When Charles Schwab acquired TD Ameritrade in 2019, executives from both firms promised registered investment advisors that the eventual integration of TD Ameritrade’s custody business with Schwab Advisor Services would be a smooth and simple one for firms and clients alike.

More than three years later, after pandemics and market turmoil, that integration is expected to be complete by the end of the third quarter, according to Lisa Asher, a manager at F2 Strategy, a consultancy for the wealth management industry, and for the most part, the promises of Schwab and TD Ameritrade executives will hold true.

“At the time they were announcing the transaction, the big concern from advisors I was working directly with was around repapering,” said Asher. “In most cases, there won’t be repapering. I wouldn’t say that advisors need to be concerned about this transition, but there is some planning that needs to take place.”

That’s why F2 Strategy has launched a five-part online report to help advisors prepare for the integration as part of its Insight Series of educational resources.

The Schwab-TD Ameritrade transition is unusual for advisors, said Asher, because it’s being imposed upon their practices internally after an acquisition.

“They weren’t planning for it, and now they have to include it in their overall plans,” said Asher. “If they want to do something else, they have to focus resources on planning for it. When a business is making a change internally, it at least feels more controlled by the advisor and the firm’s leadership. There’s a little more apprehension when change comes from an external source.”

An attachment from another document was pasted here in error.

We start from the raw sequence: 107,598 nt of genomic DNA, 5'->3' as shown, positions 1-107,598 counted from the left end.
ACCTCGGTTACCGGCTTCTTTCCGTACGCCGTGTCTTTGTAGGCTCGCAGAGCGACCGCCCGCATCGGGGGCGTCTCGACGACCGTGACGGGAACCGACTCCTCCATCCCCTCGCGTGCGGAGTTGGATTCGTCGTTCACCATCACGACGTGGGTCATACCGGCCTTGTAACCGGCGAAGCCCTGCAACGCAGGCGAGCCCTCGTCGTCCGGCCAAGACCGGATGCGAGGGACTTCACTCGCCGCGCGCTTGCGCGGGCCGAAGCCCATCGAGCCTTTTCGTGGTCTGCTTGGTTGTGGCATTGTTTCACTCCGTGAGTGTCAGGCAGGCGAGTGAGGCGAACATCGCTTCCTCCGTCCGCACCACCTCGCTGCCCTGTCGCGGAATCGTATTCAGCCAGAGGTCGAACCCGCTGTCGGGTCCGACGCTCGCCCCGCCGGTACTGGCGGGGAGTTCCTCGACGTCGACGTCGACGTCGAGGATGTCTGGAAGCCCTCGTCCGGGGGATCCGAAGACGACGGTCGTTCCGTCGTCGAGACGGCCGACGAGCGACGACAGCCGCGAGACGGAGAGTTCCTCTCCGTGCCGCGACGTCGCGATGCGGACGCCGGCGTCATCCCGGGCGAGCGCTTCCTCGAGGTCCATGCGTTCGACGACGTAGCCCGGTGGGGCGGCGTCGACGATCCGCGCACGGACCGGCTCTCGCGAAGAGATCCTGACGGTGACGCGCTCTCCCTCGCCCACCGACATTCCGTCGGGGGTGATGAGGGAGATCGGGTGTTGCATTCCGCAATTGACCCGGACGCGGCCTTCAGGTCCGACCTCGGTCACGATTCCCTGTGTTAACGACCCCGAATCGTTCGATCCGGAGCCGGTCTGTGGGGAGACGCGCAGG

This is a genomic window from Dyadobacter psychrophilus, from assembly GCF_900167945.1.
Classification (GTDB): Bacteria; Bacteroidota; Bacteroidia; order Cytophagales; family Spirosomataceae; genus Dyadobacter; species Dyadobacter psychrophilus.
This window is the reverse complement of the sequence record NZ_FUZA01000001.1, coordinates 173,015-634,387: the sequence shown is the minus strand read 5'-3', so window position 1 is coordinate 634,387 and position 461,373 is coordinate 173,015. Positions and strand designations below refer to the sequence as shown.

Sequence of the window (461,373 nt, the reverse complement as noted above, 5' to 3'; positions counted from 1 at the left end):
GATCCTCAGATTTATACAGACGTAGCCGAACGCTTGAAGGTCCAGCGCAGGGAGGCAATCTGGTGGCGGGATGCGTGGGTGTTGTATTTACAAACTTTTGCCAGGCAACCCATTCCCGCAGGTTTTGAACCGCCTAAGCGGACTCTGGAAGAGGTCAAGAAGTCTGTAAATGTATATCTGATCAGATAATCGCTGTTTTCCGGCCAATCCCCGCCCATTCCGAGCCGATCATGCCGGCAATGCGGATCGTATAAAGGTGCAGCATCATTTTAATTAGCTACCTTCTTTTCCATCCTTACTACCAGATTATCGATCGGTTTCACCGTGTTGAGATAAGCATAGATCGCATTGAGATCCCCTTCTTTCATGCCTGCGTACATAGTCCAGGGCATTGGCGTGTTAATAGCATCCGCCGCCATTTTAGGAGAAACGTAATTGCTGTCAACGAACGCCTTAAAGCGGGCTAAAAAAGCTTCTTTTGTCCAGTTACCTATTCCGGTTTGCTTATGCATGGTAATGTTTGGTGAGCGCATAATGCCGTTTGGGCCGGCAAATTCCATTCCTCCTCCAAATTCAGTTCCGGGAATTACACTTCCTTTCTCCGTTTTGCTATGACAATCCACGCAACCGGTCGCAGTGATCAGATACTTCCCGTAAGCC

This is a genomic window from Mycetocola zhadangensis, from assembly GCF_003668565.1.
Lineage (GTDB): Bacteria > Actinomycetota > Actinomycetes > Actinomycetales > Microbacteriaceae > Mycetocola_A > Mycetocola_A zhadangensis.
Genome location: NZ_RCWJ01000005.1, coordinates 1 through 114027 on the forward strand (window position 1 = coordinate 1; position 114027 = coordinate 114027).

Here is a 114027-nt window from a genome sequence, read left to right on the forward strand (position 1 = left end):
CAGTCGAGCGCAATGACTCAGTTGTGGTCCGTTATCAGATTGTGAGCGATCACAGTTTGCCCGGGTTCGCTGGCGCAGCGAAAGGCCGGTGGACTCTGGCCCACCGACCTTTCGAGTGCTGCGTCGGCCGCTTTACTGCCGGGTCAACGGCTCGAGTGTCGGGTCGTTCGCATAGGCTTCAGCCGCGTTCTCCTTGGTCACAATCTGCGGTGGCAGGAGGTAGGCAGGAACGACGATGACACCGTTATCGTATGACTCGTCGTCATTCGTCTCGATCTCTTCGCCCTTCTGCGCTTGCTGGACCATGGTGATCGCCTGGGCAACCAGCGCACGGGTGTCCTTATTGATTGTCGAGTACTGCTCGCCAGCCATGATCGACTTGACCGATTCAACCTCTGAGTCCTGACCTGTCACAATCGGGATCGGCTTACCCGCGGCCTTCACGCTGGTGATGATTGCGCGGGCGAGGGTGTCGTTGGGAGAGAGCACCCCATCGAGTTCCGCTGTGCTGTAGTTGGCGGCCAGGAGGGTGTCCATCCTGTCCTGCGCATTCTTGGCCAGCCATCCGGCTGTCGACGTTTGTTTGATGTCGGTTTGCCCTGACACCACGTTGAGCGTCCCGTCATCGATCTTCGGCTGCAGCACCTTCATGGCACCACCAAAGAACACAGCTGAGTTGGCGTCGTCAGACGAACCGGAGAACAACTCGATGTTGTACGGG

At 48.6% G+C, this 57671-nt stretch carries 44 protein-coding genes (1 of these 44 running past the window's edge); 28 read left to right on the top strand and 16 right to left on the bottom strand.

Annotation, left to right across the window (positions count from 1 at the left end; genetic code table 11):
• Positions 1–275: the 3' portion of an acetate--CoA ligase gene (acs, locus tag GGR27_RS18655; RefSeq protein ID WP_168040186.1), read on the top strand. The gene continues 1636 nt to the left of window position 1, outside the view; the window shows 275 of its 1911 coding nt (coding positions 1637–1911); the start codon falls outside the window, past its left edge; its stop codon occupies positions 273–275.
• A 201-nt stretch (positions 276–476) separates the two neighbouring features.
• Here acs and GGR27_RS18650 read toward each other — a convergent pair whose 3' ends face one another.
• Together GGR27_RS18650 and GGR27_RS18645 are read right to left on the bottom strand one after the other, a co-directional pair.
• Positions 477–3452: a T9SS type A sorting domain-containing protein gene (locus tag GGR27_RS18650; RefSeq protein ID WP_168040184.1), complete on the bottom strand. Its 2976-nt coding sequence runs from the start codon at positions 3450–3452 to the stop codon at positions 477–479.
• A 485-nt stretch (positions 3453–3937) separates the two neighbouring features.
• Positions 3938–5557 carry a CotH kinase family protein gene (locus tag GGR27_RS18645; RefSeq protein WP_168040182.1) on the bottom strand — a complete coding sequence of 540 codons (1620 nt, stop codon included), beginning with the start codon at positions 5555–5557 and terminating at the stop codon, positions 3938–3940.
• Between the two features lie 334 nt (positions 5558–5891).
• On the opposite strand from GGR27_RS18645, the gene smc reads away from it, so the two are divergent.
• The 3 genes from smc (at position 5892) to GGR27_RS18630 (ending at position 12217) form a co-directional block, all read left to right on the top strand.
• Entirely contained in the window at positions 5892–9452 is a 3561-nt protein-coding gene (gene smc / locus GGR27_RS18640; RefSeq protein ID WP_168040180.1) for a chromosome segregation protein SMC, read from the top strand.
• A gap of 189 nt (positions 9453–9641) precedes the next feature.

Think Strategically
Part one of F2’s reports is focused on high-level strategic thinking that firms may want to do for the integration. Asher said that firms should think about their goals and consider how the integration affects their ability to achieve them.

From a technological perspective, firms need to think about how they might need—or want—to change their technology for the integration.

Part two of F2’s reports looked at how rolling TD Ameritrade into Schwab might raise some operational questions for RIAs.

“There won’t be a significant change for TD clients or prospects,” said F2 Strategy founder and CEO Doug Fritz via email. “One question/issue will be ‘when and which’ onboarding docs should a new client sign during the migration. Schwab has done a good job helping firms get ready for that, but we would expect it to be one of the business development areas that will still have questions. 

“One area we have not yet explored is the impact to Schwab’s referral business. This is a significant source of new business for their larger clients and it’s not clear to me if there will be an impact there. Our expectation is that there won’t be an impact.”

In this section, Fritz and Asher offer a checklist of things that advisors should do as the transition approaches. For the late first quarter and early second quarter of the year, advisors should consider designating a firm security administrator, mapping operational processes and reviewing and deleting inactive users and rep codes (user and client ID tags) from TD’s Veo One system.

Later, firms need to start training on Schwab Advisor Center, updating client account information and ensuring that their third-party managers are available on Schwab’s platform.